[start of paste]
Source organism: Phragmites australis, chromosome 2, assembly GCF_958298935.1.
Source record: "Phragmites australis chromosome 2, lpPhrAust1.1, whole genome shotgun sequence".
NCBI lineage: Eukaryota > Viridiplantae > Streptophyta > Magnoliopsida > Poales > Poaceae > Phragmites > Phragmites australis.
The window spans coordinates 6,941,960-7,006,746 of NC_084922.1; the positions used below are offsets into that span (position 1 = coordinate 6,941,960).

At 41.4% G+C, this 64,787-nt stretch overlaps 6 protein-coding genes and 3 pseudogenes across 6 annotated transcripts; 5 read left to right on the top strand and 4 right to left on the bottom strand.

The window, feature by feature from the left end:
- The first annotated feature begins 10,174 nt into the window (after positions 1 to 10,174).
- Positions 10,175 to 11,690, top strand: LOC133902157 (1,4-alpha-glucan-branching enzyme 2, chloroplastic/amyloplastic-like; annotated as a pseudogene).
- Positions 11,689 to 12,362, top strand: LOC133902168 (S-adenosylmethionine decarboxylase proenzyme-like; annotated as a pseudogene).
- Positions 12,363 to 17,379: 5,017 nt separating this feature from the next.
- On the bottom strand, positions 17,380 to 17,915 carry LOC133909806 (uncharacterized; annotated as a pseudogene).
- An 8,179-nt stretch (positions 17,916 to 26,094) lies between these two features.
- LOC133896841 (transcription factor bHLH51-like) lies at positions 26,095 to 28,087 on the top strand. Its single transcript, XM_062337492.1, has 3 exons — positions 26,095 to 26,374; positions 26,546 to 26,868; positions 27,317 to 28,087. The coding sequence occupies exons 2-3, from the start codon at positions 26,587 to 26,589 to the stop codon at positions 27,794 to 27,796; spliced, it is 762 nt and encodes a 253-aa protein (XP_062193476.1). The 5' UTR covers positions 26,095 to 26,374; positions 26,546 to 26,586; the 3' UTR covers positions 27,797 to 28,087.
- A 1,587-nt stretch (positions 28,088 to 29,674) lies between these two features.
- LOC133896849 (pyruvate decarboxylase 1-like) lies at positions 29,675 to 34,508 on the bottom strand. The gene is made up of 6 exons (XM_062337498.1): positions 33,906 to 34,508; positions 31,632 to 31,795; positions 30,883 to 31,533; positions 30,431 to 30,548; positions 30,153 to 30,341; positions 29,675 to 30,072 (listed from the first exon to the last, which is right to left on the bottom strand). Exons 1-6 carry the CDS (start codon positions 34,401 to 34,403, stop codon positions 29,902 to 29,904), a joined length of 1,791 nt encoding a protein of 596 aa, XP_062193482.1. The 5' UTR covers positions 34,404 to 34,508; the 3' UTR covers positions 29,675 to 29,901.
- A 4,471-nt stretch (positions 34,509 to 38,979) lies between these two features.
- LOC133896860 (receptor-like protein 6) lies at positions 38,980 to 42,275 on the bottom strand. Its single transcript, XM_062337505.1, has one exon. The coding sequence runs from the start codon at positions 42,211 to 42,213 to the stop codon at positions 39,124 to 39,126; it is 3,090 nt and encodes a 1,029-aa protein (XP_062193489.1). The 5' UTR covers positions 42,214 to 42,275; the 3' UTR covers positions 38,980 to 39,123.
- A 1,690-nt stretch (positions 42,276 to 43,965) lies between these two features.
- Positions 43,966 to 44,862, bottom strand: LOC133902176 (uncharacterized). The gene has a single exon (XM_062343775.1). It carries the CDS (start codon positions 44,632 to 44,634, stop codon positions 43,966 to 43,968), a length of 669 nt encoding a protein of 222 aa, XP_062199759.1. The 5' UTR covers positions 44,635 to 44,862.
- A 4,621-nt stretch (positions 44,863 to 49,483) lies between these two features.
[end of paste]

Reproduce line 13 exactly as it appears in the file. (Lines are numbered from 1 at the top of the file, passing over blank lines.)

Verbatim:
- LOC133896841 (transcription factor bHLH51-like) lies at positions 26,095 to 28,087 on the top strand. Its single transcript, XM_062337492.1, has 3 exons — positions 26,095 to 26,374; positions 26,546 to 26,868; positions 27,317 to 28,087. The coding sequence occupies exons 2-3, from the start codon at positions 26,587 to 26,589 to the stop codon at positions 27,794 to 27,796; spliced, it is 762 nt and encodes a 253-aa protein (XP_062193476.1). The 5' UTR covers positions 26,095 to 26,374; positions 26,546 to 26,586; the 3' UTR covers positions 27,797 to 28,087.